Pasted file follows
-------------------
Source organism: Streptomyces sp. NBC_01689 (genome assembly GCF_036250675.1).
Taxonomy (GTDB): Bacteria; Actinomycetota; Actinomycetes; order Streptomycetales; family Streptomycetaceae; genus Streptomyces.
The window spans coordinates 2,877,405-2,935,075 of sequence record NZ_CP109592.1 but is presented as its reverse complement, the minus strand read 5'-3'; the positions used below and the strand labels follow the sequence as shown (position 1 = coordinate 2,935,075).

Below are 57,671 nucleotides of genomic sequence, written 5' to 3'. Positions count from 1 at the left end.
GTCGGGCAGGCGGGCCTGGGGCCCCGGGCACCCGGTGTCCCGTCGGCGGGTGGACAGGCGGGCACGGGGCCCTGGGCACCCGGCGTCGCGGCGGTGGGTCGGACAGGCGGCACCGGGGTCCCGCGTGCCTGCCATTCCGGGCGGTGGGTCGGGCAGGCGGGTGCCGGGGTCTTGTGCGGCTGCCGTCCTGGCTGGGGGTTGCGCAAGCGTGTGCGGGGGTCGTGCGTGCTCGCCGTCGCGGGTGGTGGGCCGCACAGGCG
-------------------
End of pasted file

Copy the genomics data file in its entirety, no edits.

Source organism: Streptomyces sp. NBC_01689 (genome assembly GCF_036250675.1).
Taxonomy (GTDB): Bacteria; Actinomycetota; Actinomycetes; order Streptomycetales; family Streptomycetaceae; genus Streptomyces.
The window spans coordinates 2,877,405-2,935,075 of sequence record NZ_CP109592.1 but is presented as its reverse complement, the minus strand read 5'-3'; the positions used below and the strand labels follow the sequence as shown (position 1 = coordinate 2,935,075).

Below are 57,671 nucleotides of genomic sequence, written 5' to 3'. Positions count from 1 at the left end.
GTCGGGCAGGCGGGCCTGGGGCCCCGGGCACCCGGTGTCCCGTCGGCGGGTGGACAGGCGGGCACGGGGCCCTGGGCACCCGGCGTCGCGGCGGTGGGTCGGACAGGCGGCACCGGGGTCCCGCGTGCCTGCCATTCCGGGCGGTGGGTCGGGCAGGCGGGTGCCGGGGTCTTGTGCGGCTGCCGTCCTGGCTGGGGGTTGCGCAAGCGTGTGCGGGGGTCGTGCGTGCTCGCCGTCGCGGGTGGTGGGCCGCACAGGCG